Revisiting History Effects in Adverse-Pressure-Gradient Turbulent Boundary Layers Articles uri icon

publication date

  • December 2017

start page

  • 565

end page

  • 587


  • 3-4


  • 99

International Standard Serial Number (ISSN)

  • 1386-6184

Electronic International Standard Serial Number (EISSN)

  • 1573-1987


  • The goal of this study is to present a first step towards establishing criteria aimed at assessing whether a particular adverse-pressure-gradient (APG) turbulent boundary layer (TBL) can be considered well-behaved, i.e., whether it is independent of the inflow conditions and is exempt of numerical or experimental artifacts. To this end, we analyzed several high-quality datasets, including in-house numerical databases of APG TBLs developing over flat-plates and the suction side of a wing section, and five studies available in the literature. Due to the impact of the flow history on the particular state of the boundary layer, we developed three criteria of convergence to well-behaved conditions, to be used depending on the particular case under study. (i) In the first criterion, we develop empirical correlations defining the R e (oee integral) -evolution of the skin-friction coefficient and the shape factor in APG TBLs with constant values of the Clauser pressure-gradient parameter beta = 1 and 2 (note that beta = delta (au)/tau (w) dP (e) /dx, where delta (au) is the displacement thickness, tau (w) the wall-shear stress and dP (e) /dx the streamwise pressure gradient). (ii) In the second one, we propose a predictive method to obtain the skin-friction curve corresponding to an APG TBL subjected to any streamwise evolution of beta, based only on data from zero-pressure-gradient TBLs. (iii) The third method relies on the diagnostic-plot concept modified with the shape factor, which scales APG TBLs subjected to a wide range of pressure-gradient conditions. These three criteria allow to ensure the correct flow development of a particular TBL, and thus to separate history and pressure-gradient effects in the analysis.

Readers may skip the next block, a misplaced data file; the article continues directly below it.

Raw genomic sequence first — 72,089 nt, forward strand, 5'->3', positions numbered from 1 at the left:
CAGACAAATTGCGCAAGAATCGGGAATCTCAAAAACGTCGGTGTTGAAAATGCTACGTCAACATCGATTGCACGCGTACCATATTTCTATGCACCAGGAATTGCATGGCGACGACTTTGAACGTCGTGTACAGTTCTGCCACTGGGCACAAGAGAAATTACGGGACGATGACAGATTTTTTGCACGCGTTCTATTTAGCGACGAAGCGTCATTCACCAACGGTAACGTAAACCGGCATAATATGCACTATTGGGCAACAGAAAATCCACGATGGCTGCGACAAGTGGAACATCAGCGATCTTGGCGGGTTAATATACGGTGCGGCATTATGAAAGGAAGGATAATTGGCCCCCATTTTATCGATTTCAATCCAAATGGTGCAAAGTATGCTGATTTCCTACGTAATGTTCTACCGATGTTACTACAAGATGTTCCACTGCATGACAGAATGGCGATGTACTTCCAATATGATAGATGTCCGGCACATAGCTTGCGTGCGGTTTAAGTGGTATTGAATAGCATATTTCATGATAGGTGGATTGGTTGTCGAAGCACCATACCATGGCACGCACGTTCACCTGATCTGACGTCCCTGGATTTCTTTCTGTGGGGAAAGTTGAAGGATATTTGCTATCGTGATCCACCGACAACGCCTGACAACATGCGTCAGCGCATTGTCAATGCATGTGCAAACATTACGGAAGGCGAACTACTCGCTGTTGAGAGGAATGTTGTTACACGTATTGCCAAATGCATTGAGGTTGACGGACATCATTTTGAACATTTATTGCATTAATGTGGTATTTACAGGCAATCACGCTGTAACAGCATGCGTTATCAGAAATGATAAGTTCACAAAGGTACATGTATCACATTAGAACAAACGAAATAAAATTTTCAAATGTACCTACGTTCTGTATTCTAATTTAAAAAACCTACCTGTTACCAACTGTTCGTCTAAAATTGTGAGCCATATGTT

• Aeronautics


  • turbulent boundary layer; pressure gradient; flow history; numerical simulation